Data collection for 330 patients was planned involving 33 Investigators/sites. Thirty Investigators/sites could recruit 295 patients during the specified study timelines (Three months). Of the 295 patients, 241 returned for a follow-up visit at 3 ± 1 month (Fig 1). The reasons cited by the investigator for the 54 patients who did not return for follow-up included (a) lost to follow-up (N=52) and refusal to continue in the study (N=1). The study was conducted between 18th December 2014 and 12th September 2015. The enrolled study population (Table 1) included 54% females. The mean (±S.D) age was 52.1 (±9.8) years. The mean duration of schooling was 10.7 (±4.2) years. The mean (±S.D) duration of diabetes was 9.1 (±5.9) years, (median 8 years, range 1 to 30 years). The mean (±S.D) HbA1c of these patients was 9.3 % (±1.7). There were 57.6% insulin naïve patients. The HbA1c of insulin-naive patients was 9.2% (±1.8) and for insulinized patients was 9.3% (±1.7), p=0.88. The mean (±SD) weight was 74.6 (±15.4) kg. Mean (±SD) computed BMI was 28.3 (±5.6) kg/m2 with 16% patients having a BMI less than 22.9 kg/m2. There were 31% patients who were overweight with BMI of 23-27.4 kg/m2 and 53% patients were obese ≥ 27.5 kg/m2. Of the three impairments inquired, the most commonly reported were visual (19.7%), hearing (2.7%) and impaired manual dexterity (2.7%). Of the 295 patients who were enrolled in the study, 241 (81.7%) returned for the mandatory follow up visit at 3 (±1) months. The follow-up study population included 51% females. The mean (± S.D) age was 51.7 (±9.9) years. The mean duration of schooling was 11 (±3.9) years. The mean(±S.D) duration of diabetes of the 241 patients who returned for follow-up was 9.2 (±5.9) years,(median 8 years, and range 1 to 30 years). The mean (± S.D) HbA1c level of these patients was9.3 (±1.8) (%). There were 54.8% insulin naïve patients. The mean (± S.D) weight was 74.7 (±14.4) kg. Mean (± S.D) computed BMI was 28.3 (±5.1) kg/m2 with 15% patients having a BMI less than 22.9 kg/m2. There were 32% patients who were overweight with the BMI of 23-27.4kg/m2 and 54% patients were obese ≥ 27.5 kg/m2. Seventy-two percent (211/295) patients returned within window period (3 ± 1 month) and 10% (30/295) patients returned after four months. Of the three impairments inquired the most common reported was visual (15.8%), hearing (2.1%) and impaired manual dexterity (2.5%). A comparison of baseline characteristics indicates that patients who returned at follow up did not significantly vary from those who did not return at follow up except for the following: gender, duration of education, insulin naivety and visual impairment. More males (n=119/135) returned for their follow up compared to females (n=122/160). Comparison between gender indicates that females were less likely to return for a follow up compared to males (70.4% vs 29.6%, p=0.008). Patients who returned for follow up had two additional years of education compared to those who did not return (11.0±3.9 vs 9.0±5.0, p=0.003). A significantly larger proportion of patients who did not return for a follow-up visit were insulin naïve (70.4%) compared to those who returned for a follow up (54.8%), (p=0.04). Similarly, patients with visual impairment (37% not returned vs. 15.8% returned; p=0.001) were less likely to return for follow up visit. Mean HbA1c levels for both groups of patients were not significantly different (8.9±1.4% vs 9.3±1.8%). However, a greater proportion of patients with HbA1c ranging from 7.1 to 8% were less likely to come for a follow-up visit compared to those to who returned (24% vs 15%). Table2.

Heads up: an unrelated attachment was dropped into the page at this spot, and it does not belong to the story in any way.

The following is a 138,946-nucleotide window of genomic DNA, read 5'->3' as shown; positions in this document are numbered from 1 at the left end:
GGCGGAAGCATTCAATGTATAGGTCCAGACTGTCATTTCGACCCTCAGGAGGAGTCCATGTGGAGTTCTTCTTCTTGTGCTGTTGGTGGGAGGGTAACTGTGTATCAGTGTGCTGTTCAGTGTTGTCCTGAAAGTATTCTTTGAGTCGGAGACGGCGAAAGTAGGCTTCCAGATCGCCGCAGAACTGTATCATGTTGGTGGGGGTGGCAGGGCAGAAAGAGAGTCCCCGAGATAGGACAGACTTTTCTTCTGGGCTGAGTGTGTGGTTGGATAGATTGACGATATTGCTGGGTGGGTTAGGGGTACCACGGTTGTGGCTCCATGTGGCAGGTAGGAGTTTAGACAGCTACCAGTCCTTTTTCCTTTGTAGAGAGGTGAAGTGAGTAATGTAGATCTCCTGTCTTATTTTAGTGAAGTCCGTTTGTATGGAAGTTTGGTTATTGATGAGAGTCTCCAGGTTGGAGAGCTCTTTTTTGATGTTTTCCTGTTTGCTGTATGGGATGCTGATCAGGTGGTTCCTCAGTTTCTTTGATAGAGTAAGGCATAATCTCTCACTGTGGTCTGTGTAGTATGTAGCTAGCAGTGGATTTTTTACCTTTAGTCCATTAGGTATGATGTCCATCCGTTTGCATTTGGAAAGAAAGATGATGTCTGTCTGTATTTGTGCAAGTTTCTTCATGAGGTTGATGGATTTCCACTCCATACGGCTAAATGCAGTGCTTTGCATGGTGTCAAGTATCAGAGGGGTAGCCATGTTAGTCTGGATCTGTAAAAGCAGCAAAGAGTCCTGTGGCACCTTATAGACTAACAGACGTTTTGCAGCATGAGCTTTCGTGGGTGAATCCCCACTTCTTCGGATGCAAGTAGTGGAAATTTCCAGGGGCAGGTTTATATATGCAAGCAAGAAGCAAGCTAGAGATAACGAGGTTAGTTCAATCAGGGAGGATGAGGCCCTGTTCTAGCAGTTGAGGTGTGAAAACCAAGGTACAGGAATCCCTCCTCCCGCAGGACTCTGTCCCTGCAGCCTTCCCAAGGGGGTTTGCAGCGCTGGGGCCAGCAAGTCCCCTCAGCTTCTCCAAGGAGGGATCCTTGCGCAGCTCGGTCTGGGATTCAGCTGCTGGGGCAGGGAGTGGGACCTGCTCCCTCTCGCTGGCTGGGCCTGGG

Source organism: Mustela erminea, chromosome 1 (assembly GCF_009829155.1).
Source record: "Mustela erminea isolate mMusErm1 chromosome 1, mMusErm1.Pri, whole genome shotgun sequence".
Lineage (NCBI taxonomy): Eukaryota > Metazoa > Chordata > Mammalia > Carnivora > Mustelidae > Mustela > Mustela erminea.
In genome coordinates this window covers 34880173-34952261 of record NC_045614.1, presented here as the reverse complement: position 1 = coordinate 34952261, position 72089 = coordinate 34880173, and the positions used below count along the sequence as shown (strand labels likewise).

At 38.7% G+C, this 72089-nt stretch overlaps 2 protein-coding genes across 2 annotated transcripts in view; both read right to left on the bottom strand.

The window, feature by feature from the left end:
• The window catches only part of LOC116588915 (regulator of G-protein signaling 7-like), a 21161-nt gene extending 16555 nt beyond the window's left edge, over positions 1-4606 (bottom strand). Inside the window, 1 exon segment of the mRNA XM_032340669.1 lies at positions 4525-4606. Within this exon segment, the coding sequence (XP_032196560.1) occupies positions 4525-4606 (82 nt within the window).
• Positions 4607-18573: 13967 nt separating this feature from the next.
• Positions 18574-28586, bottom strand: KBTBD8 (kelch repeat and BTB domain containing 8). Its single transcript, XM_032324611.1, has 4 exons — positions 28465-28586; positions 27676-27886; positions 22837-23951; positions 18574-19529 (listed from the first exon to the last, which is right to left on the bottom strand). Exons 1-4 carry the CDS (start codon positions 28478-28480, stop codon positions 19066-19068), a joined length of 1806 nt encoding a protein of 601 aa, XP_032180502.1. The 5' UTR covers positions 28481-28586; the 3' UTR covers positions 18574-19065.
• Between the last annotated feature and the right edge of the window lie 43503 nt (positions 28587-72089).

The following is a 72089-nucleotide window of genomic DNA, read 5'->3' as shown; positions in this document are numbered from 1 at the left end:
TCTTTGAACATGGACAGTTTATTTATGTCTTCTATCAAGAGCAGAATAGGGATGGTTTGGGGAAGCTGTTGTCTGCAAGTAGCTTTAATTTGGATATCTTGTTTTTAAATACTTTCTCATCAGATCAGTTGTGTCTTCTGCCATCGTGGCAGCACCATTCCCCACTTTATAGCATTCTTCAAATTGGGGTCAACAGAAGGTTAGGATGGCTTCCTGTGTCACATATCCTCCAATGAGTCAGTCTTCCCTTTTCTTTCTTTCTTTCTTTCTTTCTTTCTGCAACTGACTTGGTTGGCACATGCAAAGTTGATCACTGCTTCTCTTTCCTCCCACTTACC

Overall Satisfaction of SoloSTAR®:

In the overall assessment of SoloSTAR® by 241 patients who returned for follow up (irrespective of window period), 90% rated the device as satisfactory {summation of very satisfied (54.4%) and satisfied (35.3%)}. Table 3. Comparing overall satisfaction of patients returning within window period and outside window period there is no significant difference (91.5% vs 93.4%). However, a greater proportion of patients outside the window period reported being very satisfied with a use of SoloSTAR® device compared to those returning within window period (76.7% vs 53.6%). All ten patients with hearing impairment (Table 4) and twelve patient with manual dexterity impairment (Table 4) reported being satisfied with the SoloSTAR® device. Among visually impaired 92% patients reported being satisfied with the SoloSTAR® device (Table 4).

Technical Parameters:

When patients were asked to provide objective feedback on technical parameters on SoloSTAR® pen, on an overall basis, 99% (238/241) patients reported being satisfied (summation of Excellent, Good, and Acceptable). All patients were satisfied with the ease of selecting and correcting the insulin dose as features of the SoloSTAR® pen. Most patients (>98%) found all other
features/technical parameters to be satisfactory (Table 5).

Technical parameter by visual impaired: